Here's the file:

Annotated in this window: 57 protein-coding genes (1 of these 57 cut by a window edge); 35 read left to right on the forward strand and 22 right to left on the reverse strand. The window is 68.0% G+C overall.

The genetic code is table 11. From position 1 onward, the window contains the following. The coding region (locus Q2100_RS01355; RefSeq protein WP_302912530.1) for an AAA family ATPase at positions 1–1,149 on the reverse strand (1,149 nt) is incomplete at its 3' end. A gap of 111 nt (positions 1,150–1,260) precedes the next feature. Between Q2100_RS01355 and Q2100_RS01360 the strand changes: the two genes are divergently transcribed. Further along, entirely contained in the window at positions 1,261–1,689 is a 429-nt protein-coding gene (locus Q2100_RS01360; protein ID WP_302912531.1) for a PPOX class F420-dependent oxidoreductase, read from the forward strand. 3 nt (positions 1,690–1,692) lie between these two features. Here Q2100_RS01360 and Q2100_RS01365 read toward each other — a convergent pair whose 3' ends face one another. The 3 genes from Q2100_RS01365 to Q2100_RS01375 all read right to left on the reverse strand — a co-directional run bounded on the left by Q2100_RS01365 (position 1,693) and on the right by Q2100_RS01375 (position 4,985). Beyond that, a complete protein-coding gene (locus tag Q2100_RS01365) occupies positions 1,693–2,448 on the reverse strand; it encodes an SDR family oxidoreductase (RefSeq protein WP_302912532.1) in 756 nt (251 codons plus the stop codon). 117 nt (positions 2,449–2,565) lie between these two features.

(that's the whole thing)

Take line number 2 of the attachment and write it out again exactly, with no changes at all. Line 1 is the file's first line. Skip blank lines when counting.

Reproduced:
The genetic code is table 11. From position 1 onward, the window contains the following. The coding region (locus Q2100_RS01355; RefSeq protein WP_302912530.1) for an AAA family ATPase at positions 1–1,149 on the reverse strand (1,149 nt) is incomplete at its 3' end. A gap of 111 nt (positions 1,150–1,260) precedes the next feature. Between Q2100_RS01355 and Q2100_RS01360 the strand changes: the two genes are divergently transcribed. Further along, entirely contained in the window at positions 1,261–1,689 is a 429-nt protein-coding gene (locus Q2100_RS01360; protein ID WP_302912531.1) for a PPOX class F420-dependent oxidoreductase, read from the forward strand. 3 nt (positions 1,690–1,692) lie between these two features. Here Q2100_RS01360 and Q2100_RS01365 read toward each other — a convergent pair whose 3' ends face one another. The 3 genes from Q2100_RS01365 to Q2100_RS01375 all read right to left on the reverse strand — a co-directional run bounded on the left by Q2100_RS01365 (position 1,693) and on the right by Q2100_RS01375 (position 4,985). Beyond that, a complete protein-coding gene (locus tag Q2100_RS01365) occupies positions 1,693–2,448 on the reverse strand; it encodes an SDR family oxidoreductase (RefSeq protein WP_302912532.1) in 756 nt (251 codons plus the stop codon). 117 nt (positions 2,449–2,565) lie between these two features.